Jun 17, 2021
By Stephen Danay
The year is 2021 and representation in cinema is still a battle being fought. Over the past decade, Hollywood has come to understand that diversity can be commodified as easily as any other demographic or product. Look no further than IP-driven franchises to see assembly line blockbusters touted as positive representation because they’re directed by women or POC. 1930s Hollywood was no less an assembly line than it is today, but lower monetary stakes and the moral/cultural flexibility offered by the pre-Code era allowed for complex, personal stories to be told.
Of course, the majority of directors and writers working in Hollywood at the time were white men, making Dorothy Arzner – a queer woman – a notable exception to the rules of the time. She got her start as an editor at Paramount in the early 1920s before graduating to directing features later in the decade. 1932’s Merrily We Go to Hell was her eleventh feature and it shows; the film is tightly constructed while still maintaining an emotional naturalism of what modern viewers might describe as a “hangout movie”.
Merrily We Go to Hell shares a set-up similar to the screwball films that would come to define Hollywood comedy by the end of the 1930s; we meet Fredric March’s Jerry Corbet as he’s cheerfully getting tanked by himself on the rooftop patio of a Chicago party. A newspaper reporter who dreams of being a playwright, Jerry’s skills as a raconteur attract the attention of Sylvia Sydney’s Joan Prentice, the sweet, charming heiress to a canned food magnate. Their meet cute is breezy and natural, with Arzner upending the future trope of the woman being the screwy one; Jerry is a tipsy chatterbox full of goofy jokes and flowery turns of phrase. But the end of the opening scene foreshadows the bittersweet story to come; after being briefly separated at the party, Joan reemerges on the patio to say goodnight to Jerry. Arzner cuts to the POV of a fully soused Jerry who can only make out a blur in the shape of a woman. The sadness on Sylvia’s face as he slurs “Who are you?”, is heartbreaking.
The rest of the first act provides a predictable but entertaining set up: Jerry and Joan reconnect and begin dating, despite her father’s disapproval. Madly in love, Jerry agrees to give up drinking after he arrives to their engagement party embarrassingly drunk. Sylvia agrees to disinherit herself from her father’s wealth in order to marry Jerry, convinced that they will be happy as an average, middle-class couple. She is briefly correct, as Jerry manages to stay on the wagon long enough to write a hit Broadway play. Unfortunately, the stress of success and the casting of his ex-girlfriend in the lead role leads both Jerry and Joan back down the road to alcoholism.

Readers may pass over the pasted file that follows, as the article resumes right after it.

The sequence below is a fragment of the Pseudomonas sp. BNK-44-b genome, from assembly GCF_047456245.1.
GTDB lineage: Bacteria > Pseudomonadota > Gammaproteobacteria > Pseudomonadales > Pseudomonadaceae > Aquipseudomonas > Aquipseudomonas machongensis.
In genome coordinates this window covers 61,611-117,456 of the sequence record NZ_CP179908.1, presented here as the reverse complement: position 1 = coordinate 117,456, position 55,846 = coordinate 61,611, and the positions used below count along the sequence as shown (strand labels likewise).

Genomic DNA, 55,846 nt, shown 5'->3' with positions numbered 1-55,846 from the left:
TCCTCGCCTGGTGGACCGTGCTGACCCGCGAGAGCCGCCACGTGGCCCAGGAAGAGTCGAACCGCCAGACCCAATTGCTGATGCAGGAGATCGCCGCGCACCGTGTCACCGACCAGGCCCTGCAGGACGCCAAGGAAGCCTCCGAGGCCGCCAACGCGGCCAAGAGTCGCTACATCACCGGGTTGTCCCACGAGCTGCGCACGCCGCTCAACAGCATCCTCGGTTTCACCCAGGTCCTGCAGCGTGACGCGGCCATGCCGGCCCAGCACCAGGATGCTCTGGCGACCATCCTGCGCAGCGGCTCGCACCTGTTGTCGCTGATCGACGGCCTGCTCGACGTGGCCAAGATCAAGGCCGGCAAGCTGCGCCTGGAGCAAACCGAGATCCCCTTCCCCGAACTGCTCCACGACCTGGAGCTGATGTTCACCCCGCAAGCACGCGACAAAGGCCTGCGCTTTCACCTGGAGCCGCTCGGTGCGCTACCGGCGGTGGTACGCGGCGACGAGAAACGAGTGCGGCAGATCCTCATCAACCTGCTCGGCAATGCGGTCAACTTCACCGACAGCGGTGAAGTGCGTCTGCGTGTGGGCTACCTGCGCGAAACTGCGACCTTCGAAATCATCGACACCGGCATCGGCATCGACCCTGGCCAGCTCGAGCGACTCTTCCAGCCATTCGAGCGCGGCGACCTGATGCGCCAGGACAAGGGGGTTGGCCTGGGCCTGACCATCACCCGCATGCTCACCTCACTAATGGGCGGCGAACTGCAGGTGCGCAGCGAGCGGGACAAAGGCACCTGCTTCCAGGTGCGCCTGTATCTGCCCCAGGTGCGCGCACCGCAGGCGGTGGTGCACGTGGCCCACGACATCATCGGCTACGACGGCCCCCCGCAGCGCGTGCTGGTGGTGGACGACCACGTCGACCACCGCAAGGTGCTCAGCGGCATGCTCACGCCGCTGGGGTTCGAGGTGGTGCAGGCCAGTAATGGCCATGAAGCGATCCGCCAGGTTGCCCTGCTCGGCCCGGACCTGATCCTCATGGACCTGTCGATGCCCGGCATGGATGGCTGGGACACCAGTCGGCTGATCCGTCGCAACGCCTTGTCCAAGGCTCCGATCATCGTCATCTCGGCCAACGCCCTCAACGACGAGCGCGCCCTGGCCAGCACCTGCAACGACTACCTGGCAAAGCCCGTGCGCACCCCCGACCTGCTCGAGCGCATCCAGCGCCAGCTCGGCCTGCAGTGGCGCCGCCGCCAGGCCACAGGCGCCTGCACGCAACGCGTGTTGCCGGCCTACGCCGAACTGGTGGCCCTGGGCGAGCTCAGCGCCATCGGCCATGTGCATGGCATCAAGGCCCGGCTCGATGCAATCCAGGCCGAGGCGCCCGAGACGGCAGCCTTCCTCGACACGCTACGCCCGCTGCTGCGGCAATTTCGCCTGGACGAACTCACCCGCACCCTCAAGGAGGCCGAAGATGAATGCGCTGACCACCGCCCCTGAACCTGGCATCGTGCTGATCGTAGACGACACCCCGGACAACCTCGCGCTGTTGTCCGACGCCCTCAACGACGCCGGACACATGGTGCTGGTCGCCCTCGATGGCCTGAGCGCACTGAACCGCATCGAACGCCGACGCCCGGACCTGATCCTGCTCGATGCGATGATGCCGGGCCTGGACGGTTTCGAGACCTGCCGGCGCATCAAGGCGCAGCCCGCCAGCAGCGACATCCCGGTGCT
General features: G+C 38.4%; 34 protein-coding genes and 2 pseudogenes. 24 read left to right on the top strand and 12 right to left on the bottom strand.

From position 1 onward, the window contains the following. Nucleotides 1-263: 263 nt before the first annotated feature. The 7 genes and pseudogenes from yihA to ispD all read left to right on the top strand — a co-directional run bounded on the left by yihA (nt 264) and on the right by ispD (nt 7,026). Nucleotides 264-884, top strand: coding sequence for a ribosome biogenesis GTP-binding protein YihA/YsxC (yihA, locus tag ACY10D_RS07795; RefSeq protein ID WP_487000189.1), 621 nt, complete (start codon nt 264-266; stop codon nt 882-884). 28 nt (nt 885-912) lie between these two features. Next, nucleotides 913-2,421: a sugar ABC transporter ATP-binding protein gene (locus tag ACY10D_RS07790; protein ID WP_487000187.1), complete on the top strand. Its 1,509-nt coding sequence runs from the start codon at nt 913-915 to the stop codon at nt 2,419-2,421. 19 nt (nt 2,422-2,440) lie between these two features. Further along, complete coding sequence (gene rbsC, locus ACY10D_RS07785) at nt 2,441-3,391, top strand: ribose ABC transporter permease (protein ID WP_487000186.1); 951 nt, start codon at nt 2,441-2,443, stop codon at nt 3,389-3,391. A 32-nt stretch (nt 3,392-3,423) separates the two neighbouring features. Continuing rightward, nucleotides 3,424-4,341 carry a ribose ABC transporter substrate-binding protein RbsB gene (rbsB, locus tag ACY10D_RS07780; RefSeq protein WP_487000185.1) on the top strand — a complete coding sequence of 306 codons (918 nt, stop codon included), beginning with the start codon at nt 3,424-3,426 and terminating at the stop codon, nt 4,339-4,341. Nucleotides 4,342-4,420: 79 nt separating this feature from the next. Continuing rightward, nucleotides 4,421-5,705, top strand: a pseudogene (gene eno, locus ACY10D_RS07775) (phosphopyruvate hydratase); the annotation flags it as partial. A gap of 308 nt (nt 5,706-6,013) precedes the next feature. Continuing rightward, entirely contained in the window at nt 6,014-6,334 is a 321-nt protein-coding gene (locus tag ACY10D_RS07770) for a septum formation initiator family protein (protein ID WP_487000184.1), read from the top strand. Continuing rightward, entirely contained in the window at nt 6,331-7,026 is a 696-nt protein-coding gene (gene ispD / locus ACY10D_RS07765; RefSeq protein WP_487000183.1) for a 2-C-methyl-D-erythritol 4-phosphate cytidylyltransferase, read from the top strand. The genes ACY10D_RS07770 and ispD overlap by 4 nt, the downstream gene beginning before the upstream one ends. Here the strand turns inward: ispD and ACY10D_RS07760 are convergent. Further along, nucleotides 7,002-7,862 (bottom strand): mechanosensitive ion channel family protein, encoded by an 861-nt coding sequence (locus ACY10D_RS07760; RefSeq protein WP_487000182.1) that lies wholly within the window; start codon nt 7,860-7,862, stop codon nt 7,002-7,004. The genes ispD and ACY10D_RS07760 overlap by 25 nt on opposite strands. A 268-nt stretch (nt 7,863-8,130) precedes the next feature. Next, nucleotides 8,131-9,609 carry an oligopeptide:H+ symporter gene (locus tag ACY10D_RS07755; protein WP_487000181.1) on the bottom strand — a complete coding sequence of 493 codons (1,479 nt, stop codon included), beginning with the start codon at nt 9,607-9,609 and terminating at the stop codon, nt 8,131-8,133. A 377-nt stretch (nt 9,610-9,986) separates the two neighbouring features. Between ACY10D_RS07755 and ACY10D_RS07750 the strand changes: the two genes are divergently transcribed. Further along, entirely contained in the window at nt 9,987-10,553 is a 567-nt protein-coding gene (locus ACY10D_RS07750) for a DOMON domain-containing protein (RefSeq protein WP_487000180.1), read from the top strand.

The pre-Code era coincided with the tail-end of Prohibition, so drunkenness was not an uncommon sight in films of the 1930s. But while many films used it as an excuse for cheap laughs or tiresome moralizing, Arzner takes a more honest and grounded view of addiction. She smartly makes the early scenes of Jerry carousing with his drinking buddies – an easy-going platonic couple played by Skeets Gallagher and Esther Howard – genuinely entertaining and fun. One extended scene has them tramping from bar to bar looking for a baritone to facilitate their drunken sing-a-longs. They look like people you’d want to party with, which makes Jerry’s inability to kick the sauce all the more difficult than it would if he were just a miserable drunk.
Similarly, while Jerry’s alcoholism is driven by his class insecurity, Joan is driven to same by her jealousy over Jerry’s lingering feelings for his ex-girlfirend-cum-leading lady Claire. This jealousy kicks off a subplot addressing the second taboo concern of the film, namely open relationships. Fed up with Jerry’s affair with Claire, Joan informs him that they will be having an open marriage that will allow her to similarly indulge. In what is possibly the most stone-cold move in the history of polyamory, she arrives at a party on the arm of Cary Grant, in one of his earliest supporting roles. Amidst all of this emotional pain, Arnzer does her best to reinforce the idea that these are, at bottom, just two people doing the best they can while wrestling with all the ways they’ve disappointed themselves and the ones they love. Even Jerry, who March plays as a selfish dick for much of the film, ultimately comes off as a man overwhelmed by both his successes and his failures. Sydney, who can wear heart-breaking sadness on her face like few other actresses can, seems attuned to the moral framework of the film itself; “I don’t want anyone to be sorry” she tells Jerry at one point.
Decades ahead of its time and emotionally attuned to its characters and themes, Merrily We Go to Hell is a classic of unvarnished pre-Code morality and a welcome edition to the Criterion Collection. Their new Blu-ray edition of the film includes a feature length documentary on Arzner as well as a video essay by film historian Cari Beauchamp.